In Wallace Steven’s poem, “Sunday Morning” the idea of religion as it relates to reality is explored through the mind of the older lady. It is not through the older lady’s religious voice, but the voice of Atheism, in her mind, that the poem is narrated. The poem is a discussion, a debate within her head, between the older lady’s atheist voice and her religious voice on the perception of divinity. Her atheist voice questions religion, in which a problem of faith in the world is shown. It is shown through the older lady’s atheist thoughts that those who believe in creeds that are not from an immediate perception of the visible world are living in illusion, and this illusion can make them unhappy.
Through this atheistic ideal, religion is a form of illusion based on what is not visible and real. Death is shown as an absolute of human existence, and that the knowledge that death ends all finally, stimulating the awareness of beauty. Shown through the older lady’s atheist thoughts, the answer to this question is shown. In her meditation, it is shown that human’s should accept this condition and shed the illusion of religion and in this acceptance man will free them to love the world around them, and find paradise her on earth.
By giving the atheist voice the duty narration and the religious voice a duty of question tradition roles are switched. Formally, it is the religious voice, as like the bible, of which the atheist questions. Stevens uses this traditional switch as to show the atheist doctrine as superior, of which man should follow instead of religion. This conversation, the mediation within the old lady’s head, is where atheism is shown as having concrete merit and worthy of praise.
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Through the older lady’s atheist voice, the poem shows the older lady, who is well off, almost pampered, with a sensuous streak, young but not past her prime, “she feels the dark / Encroachment of that ol catastrophe” (Stevens, 5) It is the advancing of her age that motivates her thoughts about death and motivates her thoughts of divinity. Her absence from Sunday’s religious activities suggests that she has drifted away from the religious traditions in which she was born. The older lady has not, however, shaken the hold of those religious doctrines in which she is familiar with. The day is like wide water, without sound, Stilled for the passing of her dreaming feet Over the seas, to silent Palestine, Dominion of the blood and sepulcher (Stevens, 5) The image of the older lady becomes transposed with the image of Christ walking on the water as passes through her thoughts onto the subjects of religion. Through her atheist voice, the older lady examines her relation to religion and uses it as an example for those who live by such religious doctrines. Through this dreamlike journey to Palestine, the examination of her relationship to religion will serves as a lesson.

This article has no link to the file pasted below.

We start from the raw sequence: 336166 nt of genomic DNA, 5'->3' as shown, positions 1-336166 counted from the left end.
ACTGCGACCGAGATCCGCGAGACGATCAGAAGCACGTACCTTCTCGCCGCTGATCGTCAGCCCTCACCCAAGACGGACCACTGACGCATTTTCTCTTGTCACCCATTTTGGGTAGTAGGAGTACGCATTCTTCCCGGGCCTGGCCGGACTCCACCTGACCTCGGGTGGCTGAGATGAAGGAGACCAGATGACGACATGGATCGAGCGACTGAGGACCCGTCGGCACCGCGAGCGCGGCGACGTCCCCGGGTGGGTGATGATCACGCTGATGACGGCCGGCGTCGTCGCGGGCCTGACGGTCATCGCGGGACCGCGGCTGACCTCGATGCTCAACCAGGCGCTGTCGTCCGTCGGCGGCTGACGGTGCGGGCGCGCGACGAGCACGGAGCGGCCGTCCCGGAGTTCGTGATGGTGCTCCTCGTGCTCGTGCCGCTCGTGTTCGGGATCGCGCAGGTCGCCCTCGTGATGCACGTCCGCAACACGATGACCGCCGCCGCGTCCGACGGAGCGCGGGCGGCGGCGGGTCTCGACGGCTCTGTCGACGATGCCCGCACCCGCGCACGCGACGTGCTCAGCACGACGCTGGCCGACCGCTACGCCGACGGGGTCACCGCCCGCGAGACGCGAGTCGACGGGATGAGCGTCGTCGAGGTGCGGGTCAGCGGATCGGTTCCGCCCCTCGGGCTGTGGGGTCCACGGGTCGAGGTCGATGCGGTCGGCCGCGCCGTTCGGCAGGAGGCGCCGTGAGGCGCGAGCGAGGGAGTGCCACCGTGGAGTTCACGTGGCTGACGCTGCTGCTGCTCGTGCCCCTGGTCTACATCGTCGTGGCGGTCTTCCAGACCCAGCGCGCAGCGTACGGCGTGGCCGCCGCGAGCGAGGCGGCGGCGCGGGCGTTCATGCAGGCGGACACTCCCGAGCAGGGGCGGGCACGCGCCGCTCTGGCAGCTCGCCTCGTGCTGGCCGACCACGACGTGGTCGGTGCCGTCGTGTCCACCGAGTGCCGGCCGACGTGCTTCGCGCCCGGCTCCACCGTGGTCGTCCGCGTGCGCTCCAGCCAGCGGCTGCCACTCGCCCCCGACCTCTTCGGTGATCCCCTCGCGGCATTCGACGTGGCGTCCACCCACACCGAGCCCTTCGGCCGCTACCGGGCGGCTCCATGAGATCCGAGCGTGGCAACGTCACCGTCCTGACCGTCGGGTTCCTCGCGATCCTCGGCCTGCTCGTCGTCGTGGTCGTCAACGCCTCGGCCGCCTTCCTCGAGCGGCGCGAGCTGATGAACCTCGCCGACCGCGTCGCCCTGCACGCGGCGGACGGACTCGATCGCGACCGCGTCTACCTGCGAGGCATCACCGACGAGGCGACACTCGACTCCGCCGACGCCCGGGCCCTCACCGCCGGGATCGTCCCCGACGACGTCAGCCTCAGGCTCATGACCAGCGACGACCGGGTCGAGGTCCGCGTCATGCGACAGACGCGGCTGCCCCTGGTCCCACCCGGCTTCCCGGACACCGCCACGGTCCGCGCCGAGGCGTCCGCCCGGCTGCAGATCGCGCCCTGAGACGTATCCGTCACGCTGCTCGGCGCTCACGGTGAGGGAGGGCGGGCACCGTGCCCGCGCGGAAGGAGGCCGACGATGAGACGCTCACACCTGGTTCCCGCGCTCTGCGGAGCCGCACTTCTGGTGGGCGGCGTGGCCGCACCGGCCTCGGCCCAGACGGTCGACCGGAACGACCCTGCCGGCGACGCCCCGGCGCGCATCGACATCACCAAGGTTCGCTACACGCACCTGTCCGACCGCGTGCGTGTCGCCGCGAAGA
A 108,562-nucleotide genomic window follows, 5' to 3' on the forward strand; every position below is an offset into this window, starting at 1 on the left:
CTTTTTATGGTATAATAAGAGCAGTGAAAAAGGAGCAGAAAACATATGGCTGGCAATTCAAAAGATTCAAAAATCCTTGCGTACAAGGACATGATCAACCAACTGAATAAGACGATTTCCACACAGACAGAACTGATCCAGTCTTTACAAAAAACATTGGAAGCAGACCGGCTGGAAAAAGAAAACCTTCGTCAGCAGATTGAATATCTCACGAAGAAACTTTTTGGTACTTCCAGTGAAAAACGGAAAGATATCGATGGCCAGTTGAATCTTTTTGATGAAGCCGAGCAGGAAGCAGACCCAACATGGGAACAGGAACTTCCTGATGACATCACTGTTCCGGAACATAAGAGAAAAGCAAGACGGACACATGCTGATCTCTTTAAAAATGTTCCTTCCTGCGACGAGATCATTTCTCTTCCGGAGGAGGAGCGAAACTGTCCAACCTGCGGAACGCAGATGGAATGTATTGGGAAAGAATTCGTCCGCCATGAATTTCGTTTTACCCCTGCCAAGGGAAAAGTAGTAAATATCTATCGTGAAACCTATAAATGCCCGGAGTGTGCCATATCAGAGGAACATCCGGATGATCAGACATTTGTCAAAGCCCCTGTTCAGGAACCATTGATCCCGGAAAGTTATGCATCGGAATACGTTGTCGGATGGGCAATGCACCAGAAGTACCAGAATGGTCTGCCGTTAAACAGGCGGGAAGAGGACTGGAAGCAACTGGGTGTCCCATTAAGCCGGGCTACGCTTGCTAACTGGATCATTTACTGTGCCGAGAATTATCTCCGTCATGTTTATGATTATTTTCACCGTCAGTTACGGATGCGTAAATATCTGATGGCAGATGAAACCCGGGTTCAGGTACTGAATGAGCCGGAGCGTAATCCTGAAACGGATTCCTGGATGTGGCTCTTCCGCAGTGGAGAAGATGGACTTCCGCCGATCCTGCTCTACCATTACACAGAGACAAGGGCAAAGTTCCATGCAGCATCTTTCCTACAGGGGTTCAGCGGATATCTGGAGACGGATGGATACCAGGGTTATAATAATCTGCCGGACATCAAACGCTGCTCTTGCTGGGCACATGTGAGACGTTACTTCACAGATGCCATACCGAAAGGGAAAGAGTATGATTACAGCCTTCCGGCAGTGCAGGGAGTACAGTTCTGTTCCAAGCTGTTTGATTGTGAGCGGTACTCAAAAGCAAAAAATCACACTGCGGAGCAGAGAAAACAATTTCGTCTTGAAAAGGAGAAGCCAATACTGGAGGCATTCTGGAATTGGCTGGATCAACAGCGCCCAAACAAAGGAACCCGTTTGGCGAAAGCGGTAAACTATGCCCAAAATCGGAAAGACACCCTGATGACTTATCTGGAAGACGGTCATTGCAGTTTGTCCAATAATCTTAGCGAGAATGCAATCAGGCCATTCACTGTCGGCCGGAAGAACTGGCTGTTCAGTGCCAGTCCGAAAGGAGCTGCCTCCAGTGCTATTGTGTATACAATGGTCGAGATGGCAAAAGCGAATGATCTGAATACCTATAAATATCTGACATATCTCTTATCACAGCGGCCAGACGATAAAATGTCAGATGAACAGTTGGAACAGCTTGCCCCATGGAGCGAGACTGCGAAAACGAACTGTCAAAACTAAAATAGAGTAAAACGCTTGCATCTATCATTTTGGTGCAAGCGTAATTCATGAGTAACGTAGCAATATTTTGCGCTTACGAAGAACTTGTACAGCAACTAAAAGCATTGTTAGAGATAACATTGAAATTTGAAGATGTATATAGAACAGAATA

In the beginning of the poem, it is Sunday morning and the older lady, through whose awareness the question of religious faith is to be examined, is not at church. Instead she is sitting in her dressing room, dressed in a negligee, with oranges and coffee on the table. The weather is sunny and her pet cockatoo is out of its cage and flying about the room. All this helps to put aside the religious significance of the day.